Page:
As we are still in lockdown, I thought that I would repost an earlier blog about a flower that is traditionally associated with cemeteries and churchyards. This is the time of year when they start to make a welcome appearance as signs of Spring and this year, especially, I think that we need to know that better days are coming.
Imagine yourself in a gloomy medieval church on the festival of Candlemass. You, and your fellow parishioners, have each brought your candles to be blessed by the priest and, after the procession which will fill the church with light, they will all be placed in front of a statue of the Virgin Mary. Candlemass marked the end of winter and the beginning of Spring and the blessing is to ward off evil spirits. It traditionally falls on February 2 and is shared with the Celtic festival of Imbolc. And in the churchyard outside you can see green shoots forcing their way up through the hard winter earth. The snowdrop’s milk-white flowers show that spring is on its way as they begin to emerge into the light.
The placing of the lit candles in front of the Virgin Mary’s statue gave the snowdrop one of its many other names – Mary’s Tapers. But there are many others such: Dingle Dangle, Candlemas Bells, Fair Maids of February, Snow Piercer, Death’s Flower and Corpse Flower.
The snowdrop’s appearance has also inspired many comments . According to the Scottish Wildlife Trusts website they have been described as resembling 3 drops of milk hanging from a stem and they are also associated with the ear drop which is an old fashioned ear ring. Anyone who has seen a group of snowdrops nodding in the wind will understand what they mean. The snowdrop’s colour is associated with purity and they have been described as a shy flower with their drooping flowers. However, the eco enchantments website reveals that the flower is designed in this way due:
‘to the necessity of their dusty pollen being kept dry and sweet in order to attract the few insects flying in winter.’
Snowdrops have been known since ancient times and, in 1597, appeared in Geralde’s ‘Great Herbal where they were called by the less than catchy name of ‘Timely Flowers Bulbous Violets’. Its Latin name is Galanthus nivalis. Galanthus means milk white flowers and the nivalis element translates as snowy according to the great botanist, Linnaeus in 1753. In the language of flowers they’re associated with ‘Hope’ and the coming of spring and life reawakening.
However, yet despite all these positive associations, the elegant snowdrop has a much darker side. Monks were reputed to have brought them to the UK but it was the ever enthusiastic Victorians who copiously planted them in graveyards, churchyards and cemeteries which then linked them with death. Hence the nickname name ‘Death’s Flower.’
They were described by Margaret Baker in the 1903 ‘Encyclopedia of Superstitions, Folklore and the Occult of the World’ as:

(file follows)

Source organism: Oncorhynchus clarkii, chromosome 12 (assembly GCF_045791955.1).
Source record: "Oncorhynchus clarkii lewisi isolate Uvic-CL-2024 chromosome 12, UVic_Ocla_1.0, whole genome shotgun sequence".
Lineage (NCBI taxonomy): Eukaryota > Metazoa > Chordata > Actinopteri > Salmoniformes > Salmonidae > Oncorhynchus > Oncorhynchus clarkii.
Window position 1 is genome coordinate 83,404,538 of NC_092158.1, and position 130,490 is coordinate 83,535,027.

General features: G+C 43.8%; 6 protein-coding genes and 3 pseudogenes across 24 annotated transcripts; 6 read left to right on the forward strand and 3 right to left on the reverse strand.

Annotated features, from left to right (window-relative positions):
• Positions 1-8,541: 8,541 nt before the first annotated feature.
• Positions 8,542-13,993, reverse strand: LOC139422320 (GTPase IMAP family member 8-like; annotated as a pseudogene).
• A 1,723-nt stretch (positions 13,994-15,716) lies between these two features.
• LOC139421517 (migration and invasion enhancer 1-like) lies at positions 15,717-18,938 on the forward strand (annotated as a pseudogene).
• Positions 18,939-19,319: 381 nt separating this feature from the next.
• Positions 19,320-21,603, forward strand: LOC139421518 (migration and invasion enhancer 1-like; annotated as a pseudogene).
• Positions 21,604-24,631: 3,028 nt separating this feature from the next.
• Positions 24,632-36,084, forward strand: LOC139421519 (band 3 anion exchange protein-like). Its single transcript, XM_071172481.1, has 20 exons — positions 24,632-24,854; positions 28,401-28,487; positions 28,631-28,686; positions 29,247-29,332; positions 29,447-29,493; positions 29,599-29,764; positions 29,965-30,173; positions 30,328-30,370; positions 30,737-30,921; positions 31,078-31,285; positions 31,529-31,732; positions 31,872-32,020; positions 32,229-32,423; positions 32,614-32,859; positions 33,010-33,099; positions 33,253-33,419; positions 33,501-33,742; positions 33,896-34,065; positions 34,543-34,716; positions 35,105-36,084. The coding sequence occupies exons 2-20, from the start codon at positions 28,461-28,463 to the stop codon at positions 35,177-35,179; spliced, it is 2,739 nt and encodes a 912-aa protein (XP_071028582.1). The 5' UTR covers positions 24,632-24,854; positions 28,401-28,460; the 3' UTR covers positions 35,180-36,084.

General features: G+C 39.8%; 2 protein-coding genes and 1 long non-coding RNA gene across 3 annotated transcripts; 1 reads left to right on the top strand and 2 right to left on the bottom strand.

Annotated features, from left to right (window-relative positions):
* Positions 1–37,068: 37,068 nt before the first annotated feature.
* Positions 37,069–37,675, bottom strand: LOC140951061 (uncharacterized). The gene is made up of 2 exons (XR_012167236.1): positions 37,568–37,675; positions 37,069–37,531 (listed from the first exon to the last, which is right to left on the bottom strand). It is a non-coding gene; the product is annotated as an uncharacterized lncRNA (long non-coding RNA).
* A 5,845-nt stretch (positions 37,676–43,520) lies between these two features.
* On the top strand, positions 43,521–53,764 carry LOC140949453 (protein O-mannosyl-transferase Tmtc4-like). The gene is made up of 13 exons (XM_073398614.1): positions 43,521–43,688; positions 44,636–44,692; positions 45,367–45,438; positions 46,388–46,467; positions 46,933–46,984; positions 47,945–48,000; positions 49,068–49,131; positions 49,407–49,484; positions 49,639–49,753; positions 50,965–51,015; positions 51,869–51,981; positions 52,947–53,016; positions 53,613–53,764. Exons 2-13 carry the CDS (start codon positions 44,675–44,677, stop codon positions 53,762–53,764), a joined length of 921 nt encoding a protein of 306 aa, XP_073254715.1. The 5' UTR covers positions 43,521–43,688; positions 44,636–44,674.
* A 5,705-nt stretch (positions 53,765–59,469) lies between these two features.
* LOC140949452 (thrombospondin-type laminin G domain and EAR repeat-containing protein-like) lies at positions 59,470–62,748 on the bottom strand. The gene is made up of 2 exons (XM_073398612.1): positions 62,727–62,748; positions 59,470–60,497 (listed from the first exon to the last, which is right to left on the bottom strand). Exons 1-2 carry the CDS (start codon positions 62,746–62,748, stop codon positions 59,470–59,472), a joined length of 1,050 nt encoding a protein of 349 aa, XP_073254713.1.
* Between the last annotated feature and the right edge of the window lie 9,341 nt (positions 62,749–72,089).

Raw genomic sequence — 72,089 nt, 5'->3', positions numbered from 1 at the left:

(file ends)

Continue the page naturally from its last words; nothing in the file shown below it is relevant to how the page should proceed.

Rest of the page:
‘so much like a corpse in a shroud that in some counties the people will not have it in the house, lest they bring in death.‘
So that’s where the ‘Corpse Flower’ nickname came from.
Snowdrops are also seen as Death’s Tokens and there are several regional folk traditions of connecting death with them. For example in the 19th and early 20th centuries it was considered very unlucky to bring the flower into the house from outside as it was felt that a death would soon occur. The most unlucky snowdrop was that with a single bloom on its stem. Other folk traditions were described in a 1913 folklore handbook which claims that if a snowdrop was brought indoors it will make the cows milk watery and affect the colour of the butter. Even as late as 1969 in ‘The Folklore of Plants’ it was stated that having a snowdrop indoors could affect the number of eggs that a sitting chicken might hatch. A very powerful plant if these are all to be believed – you have been warned!
It’s amazing that this little flower has so many associations and legends connected with it but I always see it as a harbinger of spring, rebirth and an indication of warmer days to come.
But the snowdrop also has a surprise. This came courtesy of the Urban Countryman page on Facebook – not all social media is time wasting! If you very gently turn over a snowdrop bloom you will find that the underside is even prettier and they also vary depending on the snowdrop variety.
Here is a small selection from my local churchyard and one from Kensal Green cemetery.
So don’t underestimate the snowdrop – it’s a plant associated with life and death but watch out for your hens and the colour of your butter if you do decide to tempt fate…..
I featured part of this symbol on the Caryer headstone in an earlier Symbol of the Month – the All seeing Eye. The Kent Archaeological Society website had given me the epitaph and also a reference to the Woman of Samaria with a question mark next to it.
In March 2020, I visited All Saints, Frindsbury where the Caryer headstone is and looked at it and my photos and wasn’t quite sure if they were right. Then I looked again at their photo of it taken in 2011 and what a difference 9 years makes!